"It's always wonderful to go and see what's being done elsewhere," said Greening, calling it "travelling with purpose."

One of her big takeaways from the trip is just how much support there is for the arts in Colorado.

This is particularly timely given the imminent opening of the Audain Art Musuem and the municipal focus on things like the Cultural Connector.

The trip is expected to come in close to budget at $20,000, said the mayor. They have yet to do a final tally with all expense forms.

As for the $18 joint, the mayor left it as a tip for the cleaning staff at the hotel.

It's not clear if this was expensed or not.

Council supports WB's liquor expansion plans on mountain

Council is backing Whistler Blackcomb's (WB) plans to extend its liquor licences on Whistler and Blackcomb Mountains.

The changes will pave the way for liquor-serviced events high in the alpine at locations like the top of the Harmony Chair and far into WB's boundaries such as the Blackcomb Glacier. The change will give WB certainty and timeliness in its ability to host events as is all part of the recent provincial overhaul of outdated liquor laws.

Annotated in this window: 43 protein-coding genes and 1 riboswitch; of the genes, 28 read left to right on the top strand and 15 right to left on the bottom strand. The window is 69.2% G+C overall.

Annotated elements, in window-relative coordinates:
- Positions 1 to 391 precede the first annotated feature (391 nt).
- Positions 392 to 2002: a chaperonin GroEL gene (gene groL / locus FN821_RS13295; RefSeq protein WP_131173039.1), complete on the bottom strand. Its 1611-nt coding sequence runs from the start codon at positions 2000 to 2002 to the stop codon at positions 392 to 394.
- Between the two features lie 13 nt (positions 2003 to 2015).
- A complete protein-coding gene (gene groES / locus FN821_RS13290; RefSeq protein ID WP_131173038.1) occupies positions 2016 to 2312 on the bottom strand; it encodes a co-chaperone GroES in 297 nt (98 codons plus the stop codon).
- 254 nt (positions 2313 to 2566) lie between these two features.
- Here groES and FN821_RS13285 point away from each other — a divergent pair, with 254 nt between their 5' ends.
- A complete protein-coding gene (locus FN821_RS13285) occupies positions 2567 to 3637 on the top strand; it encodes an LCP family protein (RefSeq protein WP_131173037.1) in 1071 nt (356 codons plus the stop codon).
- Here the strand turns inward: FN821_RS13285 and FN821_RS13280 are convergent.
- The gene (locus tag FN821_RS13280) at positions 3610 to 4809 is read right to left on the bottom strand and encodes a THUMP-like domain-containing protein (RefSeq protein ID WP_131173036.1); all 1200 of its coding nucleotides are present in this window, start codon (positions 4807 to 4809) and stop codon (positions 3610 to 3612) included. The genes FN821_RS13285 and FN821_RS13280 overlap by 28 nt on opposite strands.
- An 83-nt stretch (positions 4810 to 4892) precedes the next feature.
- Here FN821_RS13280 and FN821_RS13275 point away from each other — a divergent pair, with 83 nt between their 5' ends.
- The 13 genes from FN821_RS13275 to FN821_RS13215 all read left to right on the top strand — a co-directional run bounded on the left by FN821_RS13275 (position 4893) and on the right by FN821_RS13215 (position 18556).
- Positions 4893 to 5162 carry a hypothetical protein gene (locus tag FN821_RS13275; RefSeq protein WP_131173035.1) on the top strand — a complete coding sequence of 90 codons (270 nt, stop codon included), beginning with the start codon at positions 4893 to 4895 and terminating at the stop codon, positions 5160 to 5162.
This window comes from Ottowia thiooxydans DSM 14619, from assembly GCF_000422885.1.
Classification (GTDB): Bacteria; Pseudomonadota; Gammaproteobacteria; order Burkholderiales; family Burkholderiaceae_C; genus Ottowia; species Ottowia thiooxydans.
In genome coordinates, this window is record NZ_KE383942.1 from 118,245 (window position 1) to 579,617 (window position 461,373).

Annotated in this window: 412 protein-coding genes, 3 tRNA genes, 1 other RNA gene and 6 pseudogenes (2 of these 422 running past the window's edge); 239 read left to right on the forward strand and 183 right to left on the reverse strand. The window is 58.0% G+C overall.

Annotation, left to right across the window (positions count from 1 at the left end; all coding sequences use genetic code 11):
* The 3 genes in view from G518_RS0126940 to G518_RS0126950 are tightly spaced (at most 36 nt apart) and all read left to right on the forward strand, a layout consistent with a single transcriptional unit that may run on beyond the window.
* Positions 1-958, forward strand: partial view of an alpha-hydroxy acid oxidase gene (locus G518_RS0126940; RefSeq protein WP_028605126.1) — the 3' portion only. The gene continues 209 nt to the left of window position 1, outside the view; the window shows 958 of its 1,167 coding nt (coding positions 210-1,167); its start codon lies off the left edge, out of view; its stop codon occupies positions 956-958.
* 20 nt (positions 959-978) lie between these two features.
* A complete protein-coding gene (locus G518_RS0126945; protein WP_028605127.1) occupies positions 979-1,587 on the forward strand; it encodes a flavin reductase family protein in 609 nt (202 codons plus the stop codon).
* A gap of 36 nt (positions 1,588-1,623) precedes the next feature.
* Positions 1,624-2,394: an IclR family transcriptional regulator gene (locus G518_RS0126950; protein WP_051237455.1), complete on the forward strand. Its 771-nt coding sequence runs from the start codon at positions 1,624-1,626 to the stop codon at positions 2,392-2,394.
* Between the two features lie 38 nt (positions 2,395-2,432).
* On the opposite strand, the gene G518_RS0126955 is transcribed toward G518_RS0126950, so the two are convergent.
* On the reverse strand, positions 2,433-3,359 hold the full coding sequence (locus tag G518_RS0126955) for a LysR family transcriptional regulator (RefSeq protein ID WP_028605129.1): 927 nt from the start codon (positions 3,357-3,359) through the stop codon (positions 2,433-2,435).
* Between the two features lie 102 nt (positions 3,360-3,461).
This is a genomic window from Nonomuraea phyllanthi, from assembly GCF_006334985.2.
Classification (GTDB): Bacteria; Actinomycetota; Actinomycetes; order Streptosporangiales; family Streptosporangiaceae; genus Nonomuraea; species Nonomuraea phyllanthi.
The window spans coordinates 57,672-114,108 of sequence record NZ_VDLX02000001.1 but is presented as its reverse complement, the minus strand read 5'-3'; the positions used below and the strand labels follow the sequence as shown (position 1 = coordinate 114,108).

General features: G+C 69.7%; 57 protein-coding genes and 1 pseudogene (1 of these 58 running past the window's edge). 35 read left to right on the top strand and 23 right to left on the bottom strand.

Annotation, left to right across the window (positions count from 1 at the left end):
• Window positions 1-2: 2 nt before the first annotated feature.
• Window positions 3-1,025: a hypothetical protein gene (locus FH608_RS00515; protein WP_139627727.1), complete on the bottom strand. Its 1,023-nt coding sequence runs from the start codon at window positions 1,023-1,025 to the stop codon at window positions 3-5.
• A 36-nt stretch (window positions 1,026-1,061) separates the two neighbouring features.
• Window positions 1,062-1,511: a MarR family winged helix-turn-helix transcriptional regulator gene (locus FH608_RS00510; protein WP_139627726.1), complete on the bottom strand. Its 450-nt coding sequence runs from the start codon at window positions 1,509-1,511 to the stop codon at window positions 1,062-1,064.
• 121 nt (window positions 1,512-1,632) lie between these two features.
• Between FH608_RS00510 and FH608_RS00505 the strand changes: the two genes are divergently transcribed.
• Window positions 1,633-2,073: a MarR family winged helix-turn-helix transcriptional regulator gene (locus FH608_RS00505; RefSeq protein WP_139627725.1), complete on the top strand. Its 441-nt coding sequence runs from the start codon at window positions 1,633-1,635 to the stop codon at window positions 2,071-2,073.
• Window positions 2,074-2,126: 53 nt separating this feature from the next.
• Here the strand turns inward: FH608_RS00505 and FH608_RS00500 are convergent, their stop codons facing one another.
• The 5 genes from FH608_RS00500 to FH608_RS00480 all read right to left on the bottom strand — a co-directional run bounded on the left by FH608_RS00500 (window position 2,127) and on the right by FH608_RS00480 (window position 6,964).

Whistler Blackcomb anticipates the changes will pave the way for events such as family barbecues, private catered cocktail parties, beer gardens, summer picnics, branded pop-ups and ski and snowboard events, among other things.

"We expect to use the (Temporary Use Area's) for a wide variety of functions so that we meet the demand for a wide guest base," wrote Paul Street, WB's vice president, food and beverage, in his letter to municipal staff.

"We have had numerous requests from privately catered groups to have an outdoor bar set up for them in the mountains, which we see as a fantastic and unique opportunity for our destination guests."

If approved by the Liquor Control and Licensing Branch, the TUA endorsement will pave the way for up to 52 separate events on the mountain.

There are six TUA locations on Whistler and six on Blackcomb.

The six Whistler areas are: the Creekside World Cup Plaza, the Whistler Peak Chair Flats, the top of the Harmony Lift, the bottom of the Harmony Lift, the Boneyard at the bottom of the Bike Park and the Roundhouse Lodge and Peak 2 Peak.

On Blackcomb Mountain the locations are: the Blackcomb Glacier, the Glacier Creek Lodge, the Rendezvous Flats, the Blackcomb Super Pipe, the tube park, and Base 2, parking lot 6.

The on-mountain TUA events are far away from residences and accommodation and not likely to cause noise problems. All TUA events must end by 10 p.m.

Council approval is needed for any events of more than 1,000 people.

Its recommendation will now go before the Liquor Control and Licensing Branch to help inform its decision.